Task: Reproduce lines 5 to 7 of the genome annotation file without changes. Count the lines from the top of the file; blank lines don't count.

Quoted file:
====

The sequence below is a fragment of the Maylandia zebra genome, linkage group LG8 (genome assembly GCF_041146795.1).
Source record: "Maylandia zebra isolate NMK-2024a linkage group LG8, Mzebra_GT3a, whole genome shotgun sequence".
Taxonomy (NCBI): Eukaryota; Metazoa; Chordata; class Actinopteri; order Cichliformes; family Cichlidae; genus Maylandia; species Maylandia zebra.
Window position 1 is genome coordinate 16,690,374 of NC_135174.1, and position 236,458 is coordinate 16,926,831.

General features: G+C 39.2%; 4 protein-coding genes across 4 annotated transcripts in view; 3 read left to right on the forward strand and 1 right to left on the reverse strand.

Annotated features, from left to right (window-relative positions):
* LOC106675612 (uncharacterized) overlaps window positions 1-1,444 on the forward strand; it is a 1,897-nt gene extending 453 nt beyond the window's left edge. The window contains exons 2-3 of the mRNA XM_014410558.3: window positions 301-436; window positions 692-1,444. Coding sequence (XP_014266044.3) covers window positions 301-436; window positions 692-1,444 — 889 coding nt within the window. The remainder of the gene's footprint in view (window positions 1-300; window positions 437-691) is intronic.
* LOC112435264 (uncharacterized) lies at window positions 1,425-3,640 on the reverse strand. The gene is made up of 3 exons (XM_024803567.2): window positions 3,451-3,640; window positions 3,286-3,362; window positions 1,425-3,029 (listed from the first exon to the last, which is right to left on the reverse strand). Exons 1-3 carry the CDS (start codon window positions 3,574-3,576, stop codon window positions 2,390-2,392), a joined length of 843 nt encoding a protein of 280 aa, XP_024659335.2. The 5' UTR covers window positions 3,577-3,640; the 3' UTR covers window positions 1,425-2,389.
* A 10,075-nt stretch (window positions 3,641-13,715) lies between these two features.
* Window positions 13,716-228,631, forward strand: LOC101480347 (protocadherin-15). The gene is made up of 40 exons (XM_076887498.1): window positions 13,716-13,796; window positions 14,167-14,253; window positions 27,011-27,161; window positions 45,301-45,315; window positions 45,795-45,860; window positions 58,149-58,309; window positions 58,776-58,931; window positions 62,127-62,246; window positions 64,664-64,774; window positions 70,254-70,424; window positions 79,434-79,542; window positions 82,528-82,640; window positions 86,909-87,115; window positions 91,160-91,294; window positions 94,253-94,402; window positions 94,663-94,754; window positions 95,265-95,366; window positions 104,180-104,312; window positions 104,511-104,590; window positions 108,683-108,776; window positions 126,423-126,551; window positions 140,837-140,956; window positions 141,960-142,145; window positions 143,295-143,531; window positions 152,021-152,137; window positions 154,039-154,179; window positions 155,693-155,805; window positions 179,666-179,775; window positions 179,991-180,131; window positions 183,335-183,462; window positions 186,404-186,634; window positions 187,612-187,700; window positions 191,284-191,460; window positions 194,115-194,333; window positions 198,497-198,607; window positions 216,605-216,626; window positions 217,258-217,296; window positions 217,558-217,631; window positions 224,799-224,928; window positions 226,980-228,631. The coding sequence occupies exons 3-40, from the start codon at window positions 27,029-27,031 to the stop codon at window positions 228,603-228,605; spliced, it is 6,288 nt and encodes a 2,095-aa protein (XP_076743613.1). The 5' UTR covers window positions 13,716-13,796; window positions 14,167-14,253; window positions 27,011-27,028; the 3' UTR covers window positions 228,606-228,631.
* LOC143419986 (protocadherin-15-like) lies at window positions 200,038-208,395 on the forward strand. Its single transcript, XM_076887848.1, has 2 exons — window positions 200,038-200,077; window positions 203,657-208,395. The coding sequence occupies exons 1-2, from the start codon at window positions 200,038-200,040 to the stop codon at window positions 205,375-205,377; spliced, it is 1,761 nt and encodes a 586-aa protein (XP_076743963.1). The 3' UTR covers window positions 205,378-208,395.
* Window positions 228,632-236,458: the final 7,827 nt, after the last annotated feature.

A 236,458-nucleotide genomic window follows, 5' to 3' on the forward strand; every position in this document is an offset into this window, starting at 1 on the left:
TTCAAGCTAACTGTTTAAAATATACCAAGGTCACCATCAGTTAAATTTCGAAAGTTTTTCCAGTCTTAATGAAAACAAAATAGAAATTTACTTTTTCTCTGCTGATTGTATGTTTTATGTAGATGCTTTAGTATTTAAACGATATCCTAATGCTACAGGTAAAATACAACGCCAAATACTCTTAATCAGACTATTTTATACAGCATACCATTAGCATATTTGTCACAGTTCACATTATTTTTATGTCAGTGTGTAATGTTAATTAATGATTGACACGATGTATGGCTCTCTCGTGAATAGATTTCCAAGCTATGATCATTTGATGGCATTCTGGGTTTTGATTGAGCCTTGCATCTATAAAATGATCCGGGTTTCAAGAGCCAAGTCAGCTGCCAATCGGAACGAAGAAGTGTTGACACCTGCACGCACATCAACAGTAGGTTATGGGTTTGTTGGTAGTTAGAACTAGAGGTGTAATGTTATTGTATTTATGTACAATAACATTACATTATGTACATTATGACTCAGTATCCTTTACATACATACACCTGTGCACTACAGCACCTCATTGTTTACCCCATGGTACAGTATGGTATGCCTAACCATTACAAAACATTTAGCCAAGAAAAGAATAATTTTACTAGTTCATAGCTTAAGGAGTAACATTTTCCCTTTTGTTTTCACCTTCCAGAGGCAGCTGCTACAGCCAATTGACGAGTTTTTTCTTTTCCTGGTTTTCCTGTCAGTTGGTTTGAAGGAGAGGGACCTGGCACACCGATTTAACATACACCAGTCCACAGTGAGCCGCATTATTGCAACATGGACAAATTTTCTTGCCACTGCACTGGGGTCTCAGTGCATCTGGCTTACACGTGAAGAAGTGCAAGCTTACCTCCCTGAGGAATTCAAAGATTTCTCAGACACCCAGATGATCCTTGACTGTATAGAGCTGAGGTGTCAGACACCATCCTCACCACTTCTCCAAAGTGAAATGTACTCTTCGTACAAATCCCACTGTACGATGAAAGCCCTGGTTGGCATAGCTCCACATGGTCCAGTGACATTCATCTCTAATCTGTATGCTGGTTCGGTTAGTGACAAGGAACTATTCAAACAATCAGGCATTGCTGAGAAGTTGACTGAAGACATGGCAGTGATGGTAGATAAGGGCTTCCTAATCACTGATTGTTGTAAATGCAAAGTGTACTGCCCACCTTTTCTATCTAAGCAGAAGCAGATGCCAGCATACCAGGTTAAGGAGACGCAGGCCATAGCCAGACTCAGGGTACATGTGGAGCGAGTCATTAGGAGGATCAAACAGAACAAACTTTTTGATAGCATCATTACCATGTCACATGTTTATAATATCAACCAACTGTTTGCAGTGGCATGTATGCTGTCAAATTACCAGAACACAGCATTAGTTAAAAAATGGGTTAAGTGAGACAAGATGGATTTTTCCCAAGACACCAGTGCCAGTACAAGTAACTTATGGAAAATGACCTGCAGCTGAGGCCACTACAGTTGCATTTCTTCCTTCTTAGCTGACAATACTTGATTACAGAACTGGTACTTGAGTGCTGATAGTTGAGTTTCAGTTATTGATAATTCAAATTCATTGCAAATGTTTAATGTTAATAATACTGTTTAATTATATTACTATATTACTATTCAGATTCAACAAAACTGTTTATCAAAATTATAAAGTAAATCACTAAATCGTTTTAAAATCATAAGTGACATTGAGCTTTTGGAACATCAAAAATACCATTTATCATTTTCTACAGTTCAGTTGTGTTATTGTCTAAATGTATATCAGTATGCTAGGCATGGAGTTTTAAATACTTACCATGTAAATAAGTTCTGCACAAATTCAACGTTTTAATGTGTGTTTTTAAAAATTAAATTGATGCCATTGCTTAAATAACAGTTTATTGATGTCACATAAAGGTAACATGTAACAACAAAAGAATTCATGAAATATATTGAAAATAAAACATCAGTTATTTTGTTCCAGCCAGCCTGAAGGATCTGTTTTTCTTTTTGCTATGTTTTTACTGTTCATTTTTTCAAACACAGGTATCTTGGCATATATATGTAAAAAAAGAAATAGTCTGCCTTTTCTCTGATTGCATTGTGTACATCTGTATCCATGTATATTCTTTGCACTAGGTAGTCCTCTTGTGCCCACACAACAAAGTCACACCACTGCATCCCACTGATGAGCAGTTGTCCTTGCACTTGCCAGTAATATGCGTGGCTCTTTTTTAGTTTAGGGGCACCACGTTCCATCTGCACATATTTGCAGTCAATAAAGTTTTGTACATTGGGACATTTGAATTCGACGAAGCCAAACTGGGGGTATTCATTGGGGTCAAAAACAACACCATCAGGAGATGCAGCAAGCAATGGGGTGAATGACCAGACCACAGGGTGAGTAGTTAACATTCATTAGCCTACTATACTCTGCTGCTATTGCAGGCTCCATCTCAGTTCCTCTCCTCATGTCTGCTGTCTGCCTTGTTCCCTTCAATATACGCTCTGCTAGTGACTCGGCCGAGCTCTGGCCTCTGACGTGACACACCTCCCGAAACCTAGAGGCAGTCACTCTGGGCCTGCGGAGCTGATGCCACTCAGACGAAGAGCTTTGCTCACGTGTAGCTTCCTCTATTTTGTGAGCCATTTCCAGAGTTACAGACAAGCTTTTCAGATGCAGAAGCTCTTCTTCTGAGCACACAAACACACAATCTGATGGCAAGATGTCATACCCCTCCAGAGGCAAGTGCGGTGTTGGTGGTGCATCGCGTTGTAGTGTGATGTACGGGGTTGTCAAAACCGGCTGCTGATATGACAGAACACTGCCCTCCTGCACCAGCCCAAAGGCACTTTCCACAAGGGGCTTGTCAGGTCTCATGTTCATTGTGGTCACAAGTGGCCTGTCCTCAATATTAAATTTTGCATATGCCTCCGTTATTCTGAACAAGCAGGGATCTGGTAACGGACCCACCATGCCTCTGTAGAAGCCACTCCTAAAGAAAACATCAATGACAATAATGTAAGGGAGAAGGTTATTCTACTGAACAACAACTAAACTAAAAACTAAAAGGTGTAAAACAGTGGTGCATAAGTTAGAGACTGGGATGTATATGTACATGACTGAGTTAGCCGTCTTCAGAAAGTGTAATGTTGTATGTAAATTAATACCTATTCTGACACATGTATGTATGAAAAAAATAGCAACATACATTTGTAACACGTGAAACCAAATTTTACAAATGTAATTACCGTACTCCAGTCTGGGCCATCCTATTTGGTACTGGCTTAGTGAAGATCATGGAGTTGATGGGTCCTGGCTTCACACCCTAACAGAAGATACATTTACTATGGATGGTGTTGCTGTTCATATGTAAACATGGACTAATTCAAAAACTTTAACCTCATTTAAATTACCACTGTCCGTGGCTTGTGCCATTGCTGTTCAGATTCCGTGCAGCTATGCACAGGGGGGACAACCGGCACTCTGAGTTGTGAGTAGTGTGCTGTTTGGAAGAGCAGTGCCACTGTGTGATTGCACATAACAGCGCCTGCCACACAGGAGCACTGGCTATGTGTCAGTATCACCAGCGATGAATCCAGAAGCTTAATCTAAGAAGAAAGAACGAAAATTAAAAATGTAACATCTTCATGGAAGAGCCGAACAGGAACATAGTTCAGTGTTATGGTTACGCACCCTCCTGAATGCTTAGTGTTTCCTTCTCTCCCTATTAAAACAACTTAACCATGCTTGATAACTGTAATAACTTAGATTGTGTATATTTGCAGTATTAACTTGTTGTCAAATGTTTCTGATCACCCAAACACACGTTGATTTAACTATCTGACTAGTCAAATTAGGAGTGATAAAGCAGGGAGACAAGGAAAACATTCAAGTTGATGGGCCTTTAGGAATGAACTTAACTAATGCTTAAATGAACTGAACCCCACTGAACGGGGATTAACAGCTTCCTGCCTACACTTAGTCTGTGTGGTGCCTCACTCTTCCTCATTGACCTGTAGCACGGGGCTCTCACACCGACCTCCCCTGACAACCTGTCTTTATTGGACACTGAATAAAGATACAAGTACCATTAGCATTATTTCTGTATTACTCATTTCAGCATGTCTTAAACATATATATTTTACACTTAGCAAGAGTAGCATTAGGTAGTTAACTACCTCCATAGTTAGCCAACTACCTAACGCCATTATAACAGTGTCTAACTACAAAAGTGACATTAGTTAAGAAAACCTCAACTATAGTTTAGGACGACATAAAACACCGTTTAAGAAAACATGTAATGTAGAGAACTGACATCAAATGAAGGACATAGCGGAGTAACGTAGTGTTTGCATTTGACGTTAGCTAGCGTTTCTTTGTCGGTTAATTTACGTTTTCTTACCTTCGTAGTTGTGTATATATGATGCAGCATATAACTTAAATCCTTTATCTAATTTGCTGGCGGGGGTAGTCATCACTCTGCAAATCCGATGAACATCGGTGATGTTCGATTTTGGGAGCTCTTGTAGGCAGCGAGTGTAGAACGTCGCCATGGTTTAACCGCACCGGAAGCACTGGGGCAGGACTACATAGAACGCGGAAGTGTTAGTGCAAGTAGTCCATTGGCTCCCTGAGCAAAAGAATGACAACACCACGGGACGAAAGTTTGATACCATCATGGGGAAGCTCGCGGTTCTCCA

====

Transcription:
General features: G+C 39.2%; 4 protein-coding genes across 4 annotated transcripts in view; 3 read left to right on the forward strand and 1 right to left on the reverse strand.

Annotated features, from left to right (window-relative positions):
* LOC106675612 (uncharacterized) overlaps window positions 1-1,444 on the forward strand; it is a 1,897-nt gene extending 453 nt beyond the window's left edge. The window contains exons 2-3 of the mRNA XM_014410558.3: window positions 301-436; window positions 692-1,444. Coding sequence (XP_014266044.3) covers window positions 301-436; window positions 692-1,444 — 889 coding nt within the window. The remainder of the gene's footprint in view (window positions 1-300; window positions 437-691) is intronic.